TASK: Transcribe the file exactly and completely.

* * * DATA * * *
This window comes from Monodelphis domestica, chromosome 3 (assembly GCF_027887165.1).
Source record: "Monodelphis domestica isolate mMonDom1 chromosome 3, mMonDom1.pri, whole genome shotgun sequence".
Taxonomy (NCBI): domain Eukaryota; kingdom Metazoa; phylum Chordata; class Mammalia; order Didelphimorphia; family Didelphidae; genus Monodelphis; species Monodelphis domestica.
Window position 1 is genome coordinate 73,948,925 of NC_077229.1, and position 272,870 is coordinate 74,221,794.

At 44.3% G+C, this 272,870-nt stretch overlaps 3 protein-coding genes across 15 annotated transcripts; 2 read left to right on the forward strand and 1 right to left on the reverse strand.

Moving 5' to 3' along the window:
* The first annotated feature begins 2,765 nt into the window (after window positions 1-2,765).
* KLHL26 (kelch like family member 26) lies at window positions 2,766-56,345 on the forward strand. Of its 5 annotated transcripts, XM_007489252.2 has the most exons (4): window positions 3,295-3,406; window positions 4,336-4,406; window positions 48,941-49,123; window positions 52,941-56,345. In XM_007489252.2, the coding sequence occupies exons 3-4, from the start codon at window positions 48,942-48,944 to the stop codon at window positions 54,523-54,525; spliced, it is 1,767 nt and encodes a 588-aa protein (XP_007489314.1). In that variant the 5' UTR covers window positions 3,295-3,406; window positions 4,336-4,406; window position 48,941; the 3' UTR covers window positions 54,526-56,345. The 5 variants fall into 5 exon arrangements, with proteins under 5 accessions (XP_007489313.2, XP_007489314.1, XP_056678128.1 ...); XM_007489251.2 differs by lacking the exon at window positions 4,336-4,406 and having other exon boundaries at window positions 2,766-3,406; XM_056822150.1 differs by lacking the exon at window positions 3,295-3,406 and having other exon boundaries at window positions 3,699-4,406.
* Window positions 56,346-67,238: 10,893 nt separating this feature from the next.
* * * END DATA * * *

This window comes from Monodelphis domestica, chromosome 3 (assembly GCF_027887165.1).
Source record: "Monodelphis domestica isolate mMonDom1 chromosome 3, mMonDom1.pri, whole genome shotgun sequence".
Taxonomy (NCBI): domain Eukaryota; kingdom Metazoa; phylum Chordata; class Mammalia; order Didelphimorphia; family Didelphidae; genus Monodelphis; species Monodelphis domestica.
Window position 1 is genome coordinate 73,948,925 of NC_077229.1, and position 272,870 is coordinate 74,221,794.

At 44.3% G+C, this 272,870-nt stretch overlaps 3 protein-coding genes across 15 annotated transcripts; 2 read left to right on the forward strand and 1 right to left on the reverse strand.

Moving 5' to 3' along the window:
* The first annotated feature begins 2,765 nt into the window (after window positions 1-2,765).
* KLHL26 (kelch like family member 26) lies at window positions 2,766-56,345 on the forward strand. Of its 5 annotated transcripts, XM_007489252.2 has the most exons (4): window positions 3,295-3,406; window positions 4,336-4,406; window positions 48,941-49,123; window positions 52,941-56,345. In XM_007489252.2, the coding sequence occupies exons 3-4, from the start codon at window positions 48,942-48,944 to the stop codon at window positions 54,523-54,525; spliced, it is 1,767 nt and encodes a 588-aa protein (XP_007489314.1). In that variant the 5' UTR covers window positions 3,295-3,406; window positions 4,336-4,406; window position 48,941; the 3' UTR covers window positions 54,526-56,345. The 5 variants fall into 5 exon arrangements, with proteins under 5 accessions (XP_007489313.2, XP_007489314.1, XP_056678128.1 ...); XM_007489251.2 differs by lacking the exon at window positions 4,336-4,406 and having other exon boundaries at window positions 2,766-3,406; XM_056822150.1 differs by lacking the exon at window positions 3,295-3,406 and having other exon boundaries at window positions 3,699-4,406.
* Window positions 56,346-67,238: 10,893 nt separating this feature from the next.